It was at the summer camp that she established that Shahid met and befriended Malala Yousafzai and her father, Ziauddin Yousafzai. Three years later, at 15, Malala was shot in the head by members of the Taliban when she was on her way home from school. Shahid was working for a consulting business in the Middle East when she received a text with the news about Yousafzai. Shahid said she felt devastated and immediately flew to Birmingham, England, where Yousafzai was then being treated. “I wasn’t the only one who cared,” Shahid said. “Malala’s story had hit breaking news and people were outraged. From all over the world, we were getting offers of support, and since I was with Malala, most of those offers of support were coming to me. I told Malala once she was awake and feeling healthier, ‘Malala, the whole world is praying for you, how can they help you?’ And she said, ‘I’m fine, tell them to help the other girls.’ It was in that moment that I knew that what Malala started had the potential to be far more than a day in the news cycle, another story of a victim that shocked people for a few hours. So I had a decision to make in that moment. Would I go back to my career, or would I take a leap of faith and perhaps help Malala and her father tell her story and build a movement that would inspire millions around the world? I was terrified, but I decided it was now or never, and I took the leap and I’ve never looked back.”
Shahid closed the main part of her presentation by talking about the work that she had done with the Malala Fund, the organization that she co-founded with Malala and Ziauddin Yousafzai. The Malala Fund empowers girls and amplifies their voices; invests in local education leaders and programs; and advocates for more resources for education and safe schools for every child. Shahid provided some startling statistics related to the benefits of girls’ education. “If we educate young girls, they are less likely to marry early, they are less likely to die in childbirth, they have fewer children, their children are statistically healthier, they’re more likely to go to school, and they are more likely to earn an income,” she said. “Eighty to 90 percent of the income that a woman in poverty earns, she invests back into her community. It’s typically a lot lower for men. Educating young girls in places where they’re denied education is an incredible way to lift millions out of poverty and to give them opportunities.”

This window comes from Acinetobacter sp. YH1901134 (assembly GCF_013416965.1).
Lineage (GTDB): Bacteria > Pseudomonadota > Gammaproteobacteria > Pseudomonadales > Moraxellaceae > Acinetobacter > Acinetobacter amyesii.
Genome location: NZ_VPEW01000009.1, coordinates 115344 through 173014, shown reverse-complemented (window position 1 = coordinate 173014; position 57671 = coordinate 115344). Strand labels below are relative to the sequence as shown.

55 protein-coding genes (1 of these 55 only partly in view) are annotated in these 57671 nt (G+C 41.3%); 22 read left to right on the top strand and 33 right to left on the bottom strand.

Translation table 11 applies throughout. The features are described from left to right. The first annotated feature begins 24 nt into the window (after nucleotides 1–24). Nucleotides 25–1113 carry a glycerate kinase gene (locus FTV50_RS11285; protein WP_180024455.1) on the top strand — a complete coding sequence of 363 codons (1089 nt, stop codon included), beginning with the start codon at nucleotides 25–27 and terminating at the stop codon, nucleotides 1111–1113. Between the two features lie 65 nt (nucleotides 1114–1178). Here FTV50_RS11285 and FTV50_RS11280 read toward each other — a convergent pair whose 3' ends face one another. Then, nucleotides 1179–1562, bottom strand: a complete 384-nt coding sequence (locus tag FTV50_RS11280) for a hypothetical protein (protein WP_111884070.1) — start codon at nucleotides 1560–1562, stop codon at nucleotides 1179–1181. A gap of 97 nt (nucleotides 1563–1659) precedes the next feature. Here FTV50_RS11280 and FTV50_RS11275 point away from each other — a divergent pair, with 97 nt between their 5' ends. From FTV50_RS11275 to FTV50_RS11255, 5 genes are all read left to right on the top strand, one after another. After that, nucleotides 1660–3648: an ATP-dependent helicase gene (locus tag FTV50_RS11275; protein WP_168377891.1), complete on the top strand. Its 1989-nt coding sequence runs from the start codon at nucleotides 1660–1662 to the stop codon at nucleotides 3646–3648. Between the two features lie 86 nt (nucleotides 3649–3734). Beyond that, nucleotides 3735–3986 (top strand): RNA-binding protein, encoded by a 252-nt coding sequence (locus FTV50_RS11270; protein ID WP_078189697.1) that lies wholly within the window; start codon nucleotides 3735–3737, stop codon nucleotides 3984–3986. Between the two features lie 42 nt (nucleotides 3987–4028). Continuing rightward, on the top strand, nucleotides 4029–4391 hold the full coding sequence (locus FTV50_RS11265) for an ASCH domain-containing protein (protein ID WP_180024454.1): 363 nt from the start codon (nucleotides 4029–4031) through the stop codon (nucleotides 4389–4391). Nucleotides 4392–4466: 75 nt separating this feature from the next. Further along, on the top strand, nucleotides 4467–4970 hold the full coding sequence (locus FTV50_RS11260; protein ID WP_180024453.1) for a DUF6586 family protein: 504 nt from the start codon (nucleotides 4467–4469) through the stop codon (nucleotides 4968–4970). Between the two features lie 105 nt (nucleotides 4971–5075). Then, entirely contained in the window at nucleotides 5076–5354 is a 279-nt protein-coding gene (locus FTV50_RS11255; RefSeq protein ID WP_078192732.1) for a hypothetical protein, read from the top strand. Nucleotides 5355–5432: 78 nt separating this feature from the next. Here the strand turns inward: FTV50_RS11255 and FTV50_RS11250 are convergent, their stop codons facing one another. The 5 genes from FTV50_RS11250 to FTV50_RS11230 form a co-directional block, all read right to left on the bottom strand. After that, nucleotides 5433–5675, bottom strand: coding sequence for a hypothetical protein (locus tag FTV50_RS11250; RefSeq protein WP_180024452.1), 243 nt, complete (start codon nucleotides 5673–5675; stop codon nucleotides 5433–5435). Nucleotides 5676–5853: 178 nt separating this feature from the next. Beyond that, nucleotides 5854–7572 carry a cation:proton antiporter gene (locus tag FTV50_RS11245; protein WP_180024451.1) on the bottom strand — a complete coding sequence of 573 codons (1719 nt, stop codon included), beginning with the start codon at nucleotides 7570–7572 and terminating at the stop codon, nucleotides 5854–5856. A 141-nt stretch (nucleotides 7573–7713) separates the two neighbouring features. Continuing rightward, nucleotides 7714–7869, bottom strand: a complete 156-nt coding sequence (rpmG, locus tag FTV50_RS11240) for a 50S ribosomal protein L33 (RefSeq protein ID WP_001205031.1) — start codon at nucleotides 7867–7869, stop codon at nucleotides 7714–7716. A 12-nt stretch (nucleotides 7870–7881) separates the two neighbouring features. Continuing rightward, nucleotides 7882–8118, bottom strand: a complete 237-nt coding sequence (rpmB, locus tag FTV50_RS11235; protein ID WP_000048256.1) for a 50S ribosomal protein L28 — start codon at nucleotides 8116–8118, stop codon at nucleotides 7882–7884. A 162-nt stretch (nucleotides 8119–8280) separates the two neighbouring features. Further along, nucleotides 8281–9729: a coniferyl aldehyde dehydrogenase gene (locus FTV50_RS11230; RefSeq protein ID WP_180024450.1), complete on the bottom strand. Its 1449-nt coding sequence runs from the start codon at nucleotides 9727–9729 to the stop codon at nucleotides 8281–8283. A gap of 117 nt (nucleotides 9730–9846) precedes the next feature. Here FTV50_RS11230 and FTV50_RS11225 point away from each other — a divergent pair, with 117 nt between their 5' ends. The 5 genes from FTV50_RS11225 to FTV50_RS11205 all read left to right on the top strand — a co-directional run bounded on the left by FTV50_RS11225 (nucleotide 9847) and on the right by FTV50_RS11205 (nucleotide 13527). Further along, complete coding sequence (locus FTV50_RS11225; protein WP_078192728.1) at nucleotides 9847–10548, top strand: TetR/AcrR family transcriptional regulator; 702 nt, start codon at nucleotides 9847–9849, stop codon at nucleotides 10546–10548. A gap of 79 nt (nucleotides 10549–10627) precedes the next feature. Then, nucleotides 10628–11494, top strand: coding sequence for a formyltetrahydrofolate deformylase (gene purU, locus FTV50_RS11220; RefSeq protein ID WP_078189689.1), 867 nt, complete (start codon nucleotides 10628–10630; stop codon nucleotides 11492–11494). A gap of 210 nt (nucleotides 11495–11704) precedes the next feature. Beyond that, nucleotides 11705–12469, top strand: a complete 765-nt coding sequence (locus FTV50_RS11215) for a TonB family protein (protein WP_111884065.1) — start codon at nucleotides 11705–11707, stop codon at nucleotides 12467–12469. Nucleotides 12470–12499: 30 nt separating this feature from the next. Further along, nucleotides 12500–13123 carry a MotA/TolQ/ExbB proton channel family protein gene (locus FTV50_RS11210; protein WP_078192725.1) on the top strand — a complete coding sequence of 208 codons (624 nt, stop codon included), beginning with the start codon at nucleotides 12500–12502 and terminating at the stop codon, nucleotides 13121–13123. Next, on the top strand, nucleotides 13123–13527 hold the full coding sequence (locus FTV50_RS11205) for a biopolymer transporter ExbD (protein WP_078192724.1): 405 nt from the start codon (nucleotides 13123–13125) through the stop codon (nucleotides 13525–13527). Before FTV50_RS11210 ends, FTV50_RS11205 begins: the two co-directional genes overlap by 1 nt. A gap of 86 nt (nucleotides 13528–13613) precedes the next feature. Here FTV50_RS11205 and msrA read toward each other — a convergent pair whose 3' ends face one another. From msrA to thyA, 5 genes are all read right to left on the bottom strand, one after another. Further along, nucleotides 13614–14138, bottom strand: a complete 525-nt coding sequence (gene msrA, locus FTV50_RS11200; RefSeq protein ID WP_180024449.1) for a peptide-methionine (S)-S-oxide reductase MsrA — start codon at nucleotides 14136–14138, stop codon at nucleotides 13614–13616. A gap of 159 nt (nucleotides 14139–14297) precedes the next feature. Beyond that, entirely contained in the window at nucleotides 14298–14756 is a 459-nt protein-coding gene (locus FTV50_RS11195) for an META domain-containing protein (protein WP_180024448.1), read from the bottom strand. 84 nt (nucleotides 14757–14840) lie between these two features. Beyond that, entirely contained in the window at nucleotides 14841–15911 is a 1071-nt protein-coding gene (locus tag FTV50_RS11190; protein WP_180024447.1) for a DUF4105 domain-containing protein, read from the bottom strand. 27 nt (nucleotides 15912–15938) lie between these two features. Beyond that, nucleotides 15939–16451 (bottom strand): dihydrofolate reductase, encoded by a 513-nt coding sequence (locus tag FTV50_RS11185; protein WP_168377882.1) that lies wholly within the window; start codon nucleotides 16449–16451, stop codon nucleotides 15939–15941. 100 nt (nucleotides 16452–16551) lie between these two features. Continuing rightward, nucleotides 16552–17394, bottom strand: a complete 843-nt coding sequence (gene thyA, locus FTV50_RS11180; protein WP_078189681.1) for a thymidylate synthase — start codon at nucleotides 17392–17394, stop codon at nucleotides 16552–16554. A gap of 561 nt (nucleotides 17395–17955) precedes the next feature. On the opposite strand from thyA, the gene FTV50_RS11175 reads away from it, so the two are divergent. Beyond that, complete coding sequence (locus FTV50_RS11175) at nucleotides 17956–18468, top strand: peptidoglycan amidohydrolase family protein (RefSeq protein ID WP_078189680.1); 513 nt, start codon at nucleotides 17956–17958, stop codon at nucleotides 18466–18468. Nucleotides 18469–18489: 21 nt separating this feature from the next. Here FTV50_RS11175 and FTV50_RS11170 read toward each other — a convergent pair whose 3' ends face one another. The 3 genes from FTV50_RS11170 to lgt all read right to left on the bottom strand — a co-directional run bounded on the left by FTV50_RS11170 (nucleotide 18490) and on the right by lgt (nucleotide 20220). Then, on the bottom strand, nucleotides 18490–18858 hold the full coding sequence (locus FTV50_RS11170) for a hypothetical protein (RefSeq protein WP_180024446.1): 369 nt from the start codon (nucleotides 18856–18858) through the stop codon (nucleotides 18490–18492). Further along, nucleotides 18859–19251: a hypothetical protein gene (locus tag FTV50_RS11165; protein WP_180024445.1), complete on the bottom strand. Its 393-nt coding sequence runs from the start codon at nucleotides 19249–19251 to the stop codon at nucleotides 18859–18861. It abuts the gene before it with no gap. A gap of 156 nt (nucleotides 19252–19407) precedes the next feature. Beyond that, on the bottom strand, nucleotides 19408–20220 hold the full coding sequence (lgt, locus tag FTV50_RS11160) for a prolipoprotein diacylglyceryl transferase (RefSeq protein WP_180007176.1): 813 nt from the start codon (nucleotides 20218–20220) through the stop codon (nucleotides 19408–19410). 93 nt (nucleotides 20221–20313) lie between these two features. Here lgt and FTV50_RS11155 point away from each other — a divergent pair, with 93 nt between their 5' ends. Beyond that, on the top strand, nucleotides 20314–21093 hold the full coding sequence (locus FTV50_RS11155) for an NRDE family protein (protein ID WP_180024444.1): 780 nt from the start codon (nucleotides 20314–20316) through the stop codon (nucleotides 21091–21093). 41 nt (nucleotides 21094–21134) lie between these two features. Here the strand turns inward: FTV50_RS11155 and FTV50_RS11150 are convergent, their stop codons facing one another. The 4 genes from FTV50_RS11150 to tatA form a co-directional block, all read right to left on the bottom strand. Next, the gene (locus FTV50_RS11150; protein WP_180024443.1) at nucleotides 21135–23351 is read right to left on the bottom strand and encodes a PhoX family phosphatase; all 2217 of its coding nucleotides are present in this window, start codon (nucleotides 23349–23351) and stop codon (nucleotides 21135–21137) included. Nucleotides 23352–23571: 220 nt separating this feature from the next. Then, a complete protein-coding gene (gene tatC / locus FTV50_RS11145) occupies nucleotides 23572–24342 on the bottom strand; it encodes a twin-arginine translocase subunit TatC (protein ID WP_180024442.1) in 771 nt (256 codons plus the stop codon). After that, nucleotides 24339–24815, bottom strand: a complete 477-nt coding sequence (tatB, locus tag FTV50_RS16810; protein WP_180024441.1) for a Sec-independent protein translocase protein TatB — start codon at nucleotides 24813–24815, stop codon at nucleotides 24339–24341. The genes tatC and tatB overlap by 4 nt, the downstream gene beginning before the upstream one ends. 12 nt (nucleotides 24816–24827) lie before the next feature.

She also provided some sage advice for the students in attendance. “Those are the issues that you should be thinking about [i.e. education of girls and refugees, poverty, and public health], because you all are in the position to create local change, national change, and global change.”
As part of her visit, Shahid served as a judge for the HNU Common Reading essay contest. Shahid selected the winning entries from a group of finalists. HNU students Alejandra Andrade, Juliet Gica, Elijah King, Keo Leatherwood, Billy Martina, Cynthia Padilla, and Pearis Tavares were the winners of the essay contest.